Morris Book Shop will continue its involvement in public events and fundraisers. Manager Hap Houlihan said, "There's a new business paradigm that we really like: it's better to see other businesses and organizations as potential partners, rather than as potential competitors." Morris and Houlihan are founding members of Local First Lexington.
Congratulations to Bob Greene, owner of BookPeople, Moscow, Idaho, for the last 30 years! In his honor and to celebrate his retirement (he and his wife are moving to Portland, Ore., to be near family), tomorrow is officially Bob Greene Day in Moscow. Mayor Nancy Chaney cited Greene, among other things, for being "a fiercely independent businessman," for his "passion for books and literature [that have] made BookPeople a destination for those who share his love for the printed word, bringing the literary community together by exchanging news and putting people in touch with each other"; for being "a champion of the community, education, the arts and locally owned and operated businesses"; for his "hospitality"; for supporting local artists and authors, "in many cases by being the first business to display and carry their works"; and his "unerring ability to meet the needs of his customers, either by finding the right book in his store or working tirelessly to obtain it from outside sources."
"Bob Vila with an MFA" was how the New York Times Home & Garden section described author/contractor Tom McNeal's narrative voice in a recent article about the home he shares with his wife, YA author Laura McNeal, in Fallbrook, Calif. Their house was described as "the architectural equivalent of a carefully crafted novel: well constructed, inviting, with a few surprise twists. Like the secret rooms."
Tom--whose second novel, To Be Sung Underwater, was published last week by Little, Brown--was a graduate student at the University of California, Irvine, "when he took his share of a small inheritance and started a general contracting firm that builds and manages rental properties. The steady income from the business, and the measure of freedom that comes with self-employment, allowed him to carve out some time for writing," the Times wrote.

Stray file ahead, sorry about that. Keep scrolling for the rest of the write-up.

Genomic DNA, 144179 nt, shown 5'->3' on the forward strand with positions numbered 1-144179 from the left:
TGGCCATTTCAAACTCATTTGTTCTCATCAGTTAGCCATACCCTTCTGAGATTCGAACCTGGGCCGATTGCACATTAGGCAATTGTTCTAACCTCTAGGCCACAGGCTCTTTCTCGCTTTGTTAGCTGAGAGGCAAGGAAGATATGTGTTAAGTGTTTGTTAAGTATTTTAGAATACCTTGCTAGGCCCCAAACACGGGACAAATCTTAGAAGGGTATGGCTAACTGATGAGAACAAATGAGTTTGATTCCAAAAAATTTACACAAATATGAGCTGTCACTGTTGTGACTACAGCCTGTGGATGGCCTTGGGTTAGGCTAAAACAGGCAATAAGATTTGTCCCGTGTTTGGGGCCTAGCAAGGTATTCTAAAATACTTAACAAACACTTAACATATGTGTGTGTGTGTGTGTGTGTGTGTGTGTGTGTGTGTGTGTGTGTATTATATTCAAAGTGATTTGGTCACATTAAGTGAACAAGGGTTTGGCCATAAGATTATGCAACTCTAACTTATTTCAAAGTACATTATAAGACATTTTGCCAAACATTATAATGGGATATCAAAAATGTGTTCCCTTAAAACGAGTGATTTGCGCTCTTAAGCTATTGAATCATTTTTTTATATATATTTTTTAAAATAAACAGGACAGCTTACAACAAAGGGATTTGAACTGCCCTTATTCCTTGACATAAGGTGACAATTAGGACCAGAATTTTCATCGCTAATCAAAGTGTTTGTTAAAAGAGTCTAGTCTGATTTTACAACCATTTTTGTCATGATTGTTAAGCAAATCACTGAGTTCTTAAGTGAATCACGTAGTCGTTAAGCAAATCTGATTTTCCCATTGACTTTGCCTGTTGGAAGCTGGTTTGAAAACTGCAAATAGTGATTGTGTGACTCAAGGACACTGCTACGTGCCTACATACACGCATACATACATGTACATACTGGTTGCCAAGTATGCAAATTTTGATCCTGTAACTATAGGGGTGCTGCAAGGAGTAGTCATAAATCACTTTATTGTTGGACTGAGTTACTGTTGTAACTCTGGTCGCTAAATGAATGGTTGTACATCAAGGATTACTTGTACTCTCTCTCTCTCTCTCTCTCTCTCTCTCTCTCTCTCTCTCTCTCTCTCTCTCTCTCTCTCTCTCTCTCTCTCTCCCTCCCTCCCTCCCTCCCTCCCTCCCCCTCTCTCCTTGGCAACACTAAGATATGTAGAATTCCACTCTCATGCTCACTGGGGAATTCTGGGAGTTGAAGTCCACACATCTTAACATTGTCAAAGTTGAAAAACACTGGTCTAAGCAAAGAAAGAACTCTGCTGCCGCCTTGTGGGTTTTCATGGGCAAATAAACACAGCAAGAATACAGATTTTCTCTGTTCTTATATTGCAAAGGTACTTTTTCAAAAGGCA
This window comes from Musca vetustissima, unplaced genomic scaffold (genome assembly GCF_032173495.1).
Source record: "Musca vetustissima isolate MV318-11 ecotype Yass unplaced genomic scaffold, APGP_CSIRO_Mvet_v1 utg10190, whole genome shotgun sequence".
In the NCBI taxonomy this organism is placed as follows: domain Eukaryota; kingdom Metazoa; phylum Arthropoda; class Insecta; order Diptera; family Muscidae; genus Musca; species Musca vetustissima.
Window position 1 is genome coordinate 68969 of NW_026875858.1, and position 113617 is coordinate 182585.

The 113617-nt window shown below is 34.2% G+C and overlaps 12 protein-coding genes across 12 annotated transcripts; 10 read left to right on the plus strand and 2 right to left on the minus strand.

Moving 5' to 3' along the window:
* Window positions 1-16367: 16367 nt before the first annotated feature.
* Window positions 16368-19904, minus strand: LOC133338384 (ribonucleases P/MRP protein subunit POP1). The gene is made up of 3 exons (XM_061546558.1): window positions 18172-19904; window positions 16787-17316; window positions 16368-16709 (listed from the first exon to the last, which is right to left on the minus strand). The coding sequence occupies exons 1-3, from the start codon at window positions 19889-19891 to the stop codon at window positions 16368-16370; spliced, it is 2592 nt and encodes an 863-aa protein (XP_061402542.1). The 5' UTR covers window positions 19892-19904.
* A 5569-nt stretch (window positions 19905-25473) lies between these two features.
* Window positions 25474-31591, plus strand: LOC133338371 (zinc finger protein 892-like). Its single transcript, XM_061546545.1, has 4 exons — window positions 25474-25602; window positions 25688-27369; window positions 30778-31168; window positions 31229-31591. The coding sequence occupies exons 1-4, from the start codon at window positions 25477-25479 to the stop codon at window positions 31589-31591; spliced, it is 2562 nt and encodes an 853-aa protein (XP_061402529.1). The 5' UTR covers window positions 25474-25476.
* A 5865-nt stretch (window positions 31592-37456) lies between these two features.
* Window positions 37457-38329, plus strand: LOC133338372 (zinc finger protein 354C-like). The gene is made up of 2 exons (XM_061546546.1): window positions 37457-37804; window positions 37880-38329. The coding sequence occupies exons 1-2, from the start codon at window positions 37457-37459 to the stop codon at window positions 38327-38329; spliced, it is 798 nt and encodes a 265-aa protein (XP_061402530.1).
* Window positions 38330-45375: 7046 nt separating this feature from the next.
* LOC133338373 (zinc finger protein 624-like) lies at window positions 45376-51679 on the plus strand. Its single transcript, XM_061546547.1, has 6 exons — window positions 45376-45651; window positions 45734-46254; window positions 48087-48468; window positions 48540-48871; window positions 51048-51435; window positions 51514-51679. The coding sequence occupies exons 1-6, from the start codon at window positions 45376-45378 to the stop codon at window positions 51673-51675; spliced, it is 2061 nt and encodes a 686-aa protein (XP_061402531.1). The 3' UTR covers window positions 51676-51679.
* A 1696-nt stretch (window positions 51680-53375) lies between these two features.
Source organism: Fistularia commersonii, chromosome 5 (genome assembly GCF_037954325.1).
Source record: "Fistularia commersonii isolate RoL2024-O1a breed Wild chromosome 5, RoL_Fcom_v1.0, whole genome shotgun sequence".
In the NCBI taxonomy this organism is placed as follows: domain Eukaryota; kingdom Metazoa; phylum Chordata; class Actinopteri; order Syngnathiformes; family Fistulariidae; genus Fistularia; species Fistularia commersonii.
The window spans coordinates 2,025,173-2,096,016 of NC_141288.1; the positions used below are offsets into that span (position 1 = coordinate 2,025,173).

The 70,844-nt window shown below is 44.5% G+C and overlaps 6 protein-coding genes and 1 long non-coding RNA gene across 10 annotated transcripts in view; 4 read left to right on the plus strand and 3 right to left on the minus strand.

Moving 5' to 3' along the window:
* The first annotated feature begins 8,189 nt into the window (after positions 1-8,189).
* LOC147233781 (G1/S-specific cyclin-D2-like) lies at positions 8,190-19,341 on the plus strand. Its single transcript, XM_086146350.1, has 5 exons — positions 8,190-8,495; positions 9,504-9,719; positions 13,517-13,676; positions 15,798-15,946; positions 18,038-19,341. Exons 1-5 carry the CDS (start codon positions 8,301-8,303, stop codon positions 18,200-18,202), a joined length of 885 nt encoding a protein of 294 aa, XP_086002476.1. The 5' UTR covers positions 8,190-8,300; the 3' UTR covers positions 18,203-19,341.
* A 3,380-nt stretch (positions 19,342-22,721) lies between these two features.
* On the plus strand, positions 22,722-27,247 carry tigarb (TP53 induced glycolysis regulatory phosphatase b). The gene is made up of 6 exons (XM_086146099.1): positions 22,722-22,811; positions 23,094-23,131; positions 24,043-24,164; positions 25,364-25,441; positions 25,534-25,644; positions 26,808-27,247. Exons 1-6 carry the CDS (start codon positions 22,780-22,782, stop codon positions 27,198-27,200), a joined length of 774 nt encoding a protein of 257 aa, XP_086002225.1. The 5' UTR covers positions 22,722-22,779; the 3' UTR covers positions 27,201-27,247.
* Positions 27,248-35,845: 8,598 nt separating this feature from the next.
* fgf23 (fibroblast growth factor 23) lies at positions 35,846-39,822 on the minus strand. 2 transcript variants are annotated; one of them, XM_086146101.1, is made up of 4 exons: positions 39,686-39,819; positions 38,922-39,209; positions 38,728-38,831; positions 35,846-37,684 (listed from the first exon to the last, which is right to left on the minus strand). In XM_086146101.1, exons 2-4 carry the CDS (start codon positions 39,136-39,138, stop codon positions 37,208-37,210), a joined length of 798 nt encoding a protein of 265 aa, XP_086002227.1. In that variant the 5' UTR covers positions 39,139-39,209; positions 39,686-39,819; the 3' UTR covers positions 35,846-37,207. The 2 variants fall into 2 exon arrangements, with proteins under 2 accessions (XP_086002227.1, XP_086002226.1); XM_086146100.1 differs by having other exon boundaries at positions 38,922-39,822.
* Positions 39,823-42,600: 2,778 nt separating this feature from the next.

"Contemporary short novels for your summer reading pleasure" were suggested by Flavorwire, which noted that the choices include "a wide variety of stories and styles, including many entries from small, indie presses.... Best of all, since these are all short novels, you'll be able to peel through a bunch of them fairly quickly and have a fine sense of accomplishment at the end."
In I am Number Four, what is the name of John Smith's dog? The Guardian tests whether you can "sniff out the right answers in our jaw-gnashingly difficult canine quiz? Test your knowledge of tails in tales and find out if you're top dog in the pack."
Flavorwire's list of "10 controversial couples in literature" showcased "works of literature that feature transgressive love? The categories are as follows: Age difference, racial difference, star-crossing, class mixing, same-sex relationships, extramarital affairs, and our favorite: sibling love."
Bookish furniture of the day: Coffee table made with Penguin paperbacks.
Book trailer of the day: the "Carolyn Parkhurst Collection" for The Nobodies Album (Anchor). And a related site with Carolyn Parkhurst gifts, including our favorite, the "Just Buy the Damn Book Already" mug.
Effective with the fall list, Raincoast Book Distribution, Vancouver, B.C., will handle sales, fulfillment and marketing for most Macmillan imprints in Canada to independent bookstores, libraries, specialty markets and Costco Canada. Farrar, Straus & Giroux will continue to be sold in Canada by Douglas & McIntyre.
H.B. Fenn and Co. had distributed the lines that Raincoast will distribute. Fenn filed for bankruptcy earlier this year and has since lost the Hachette Book Group to Canadian Manda Group (Shelf Awareness, March 3, 2011).
Macmillan books will be available to ship from Raincoast in early July. Larger Raincoast accounts in eastern Canada will receive Macmillan books directly from the company's Gordonsville, Va., warehouses, although Raincoast will handle sales, billing and customer service on those shipments.
Macmillan will work directly with Canada's seven ID wholesalers as well as CMMI, the ID consortium, on all its books--it had worked with them directly on mass market titles for years. The company is a direct vendor with Indigo and soon will be with Amazon.com's Canadian operations. "Raincoast will handle the rest of the market and will also do our marketing and publicity in Canada for the entire market," said Alison Lazarus, president of Macmillan's sales division.
Cool Idea of the Day: 'Get Your E-Books Independent!'
Politics & Prose Bookstore, Washington, D.C., created an interesting cross-promotion display in support of the Unbridled Books 25/25 e-book deal (Shelf Awareness, June 8, 2011) this week. Bound editions of the featured titles on a "Get Your E-Books Independent!" table display are wrapped in QR code bellybands.